Fire at airport prompts evacuation of Iowa town near Minn. border; 4 injured

  • Article by: PAUL WALSH , Star Tribune
  • Updated: February 20, 2014 - 8:27 PM

Northwood residents were able to return home late Thursday after “a dangerous situation” caused by the fire.

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In this image from video provided by KIMT-TV smoke rises from a fire in Northwood, Iowa, Thursday, Feb. 20, 2014. Authorities say an evacuation order is in place for Northwood due to a fire at a fertilizer plant at Northwood Municipal Airport.

Photo: Levi Ismail, ASSOCIATED PRESS - AP

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A small Iowa city was evacuated after a fire at a fertilizer warehouse Thursday morning. By late afternoon, residents were told that they could return to their homes, the Sheriff’s Office said.

The fire, on airport grounds just south of the Minnesota-Iowa border, had prompted authorities to urge all Northwood residents to leave as quickly as possible in what they had called “a dangerous situation.”

Four people arrived at Mercy Medical Center-North Iowa in Mason City with health problems such as nausea and respiratory difficulties. “They were all treated and released,” said Brian Bechtel, nursing supervisor. “So that’s good news.”

The fire at the Farmers Feed and Grain Co. warehouse east of Northwood involved sulfuric acid, said Lucinda Robertson, spokeswoman for Iowa Homeland Security and Emergency Management.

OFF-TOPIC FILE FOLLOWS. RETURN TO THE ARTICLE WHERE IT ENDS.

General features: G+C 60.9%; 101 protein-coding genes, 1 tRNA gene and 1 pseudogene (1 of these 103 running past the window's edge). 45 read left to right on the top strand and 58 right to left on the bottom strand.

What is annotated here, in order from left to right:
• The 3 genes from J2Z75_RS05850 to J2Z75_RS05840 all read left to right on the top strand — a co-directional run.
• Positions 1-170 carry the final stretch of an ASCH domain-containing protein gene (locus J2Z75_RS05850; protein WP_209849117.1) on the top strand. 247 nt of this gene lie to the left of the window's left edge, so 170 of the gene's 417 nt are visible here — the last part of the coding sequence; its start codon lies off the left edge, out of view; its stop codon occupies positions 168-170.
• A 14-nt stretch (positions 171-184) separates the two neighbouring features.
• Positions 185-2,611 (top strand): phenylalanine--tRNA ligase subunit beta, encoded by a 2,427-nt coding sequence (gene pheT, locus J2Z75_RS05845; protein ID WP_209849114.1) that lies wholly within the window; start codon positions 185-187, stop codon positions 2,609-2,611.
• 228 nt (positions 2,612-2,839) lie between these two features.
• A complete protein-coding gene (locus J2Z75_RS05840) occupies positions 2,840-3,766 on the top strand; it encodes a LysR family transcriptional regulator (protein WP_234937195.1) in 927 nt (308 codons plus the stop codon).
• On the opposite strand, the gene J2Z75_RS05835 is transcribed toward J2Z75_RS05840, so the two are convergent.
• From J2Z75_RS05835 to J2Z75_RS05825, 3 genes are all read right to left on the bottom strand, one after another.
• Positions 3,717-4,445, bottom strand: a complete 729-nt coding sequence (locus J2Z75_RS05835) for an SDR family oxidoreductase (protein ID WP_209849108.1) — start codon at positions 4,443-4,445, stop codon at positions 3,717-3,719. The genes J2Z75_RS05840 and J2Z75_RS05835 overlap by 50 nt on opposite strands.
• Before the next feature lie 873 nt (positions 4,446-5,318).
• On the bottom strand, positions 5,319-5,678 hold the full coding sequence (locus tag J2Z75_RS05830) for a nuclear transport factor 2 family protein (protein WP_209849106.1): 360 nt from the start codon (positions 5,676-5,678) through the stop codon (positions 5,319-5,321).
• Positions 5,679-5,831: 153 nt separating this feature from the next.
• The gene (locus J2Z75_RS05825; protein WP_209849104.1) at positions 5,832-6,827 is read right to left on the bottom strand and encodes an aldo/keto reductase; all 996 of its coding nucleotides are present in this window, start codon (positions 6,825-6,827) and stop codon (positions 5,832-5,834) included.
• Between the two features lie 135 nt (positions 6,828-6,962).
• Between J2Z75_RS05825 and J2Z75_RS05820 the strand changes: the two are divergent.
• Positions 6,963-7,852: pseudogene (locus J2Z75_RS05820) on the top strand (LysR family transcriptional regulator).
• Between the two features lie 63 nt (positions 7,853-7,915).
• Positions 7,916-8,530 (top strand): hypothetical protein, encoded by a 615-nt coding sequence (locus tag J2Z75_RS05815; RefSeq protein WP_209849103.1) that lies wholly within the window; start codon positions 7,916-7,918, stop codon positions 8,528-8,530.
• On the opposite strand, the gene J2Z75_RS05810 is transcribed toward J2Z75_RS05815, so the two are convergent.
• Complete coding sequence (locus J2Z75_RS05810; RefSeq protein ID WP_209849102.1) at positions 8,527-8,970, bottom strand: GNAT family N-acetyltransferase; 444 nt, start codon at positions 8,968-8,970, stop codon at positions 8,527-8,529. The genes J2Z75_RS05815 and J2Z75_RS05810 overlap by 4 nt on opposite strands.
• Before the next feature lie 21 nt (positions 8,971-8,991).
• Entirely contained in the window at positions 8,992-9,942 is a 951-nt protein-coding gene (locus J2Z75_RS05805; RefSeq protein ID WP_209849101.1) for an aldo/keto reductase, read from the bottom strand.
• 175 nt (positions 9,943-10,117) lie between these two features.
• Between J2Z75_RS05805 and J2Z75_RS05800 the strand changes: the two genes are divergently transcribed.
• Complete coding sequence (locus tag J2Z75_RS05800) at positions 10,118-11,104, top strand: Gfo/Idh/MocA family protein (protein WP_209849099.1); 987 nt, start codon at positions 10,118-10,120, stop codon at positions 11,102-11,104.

Sulfuric acid, used in fertilizer as a drying agent, can burn the skin upon contact. Breathing the vapors can irritate the eyes and respiratory tract. Water can also spread and react with sulfuric acid, a concern as the weather deteriorated Thursday.

An alert issued about 9:10 a.m. by Worth County Emergency Management informed Northwood’s 1,900 residents that “this is a dangerous situation. Residents of Northwood are being asked to evacuate immediately.”

Airport manager Mike Dierenfeld, who was at his veterinary office three blocks away when the fire erupted about 8 a.m., said the blaze struck a warehouse “pretty full” of herbicides and pesticides. The facility, which was unoccupied at the time of the fire, supplies small planes for application of the chemicals on crops, he said.

“A smoke plume was going up and to the northwest of town, but then the wind switched and it went right over town,” Dierenfeld said. “It stinks pretty bad.”

He said some people were arriving at the courthouse in town complaining of shortness of breath.

Dierenfeld said the fire had been smoldering as the noon hour approached, but it was “pretty much down”within 90 minutes.

 

Staff writer Jenna Ross contributed to this report.

Paul Walsh • 612-673-4482

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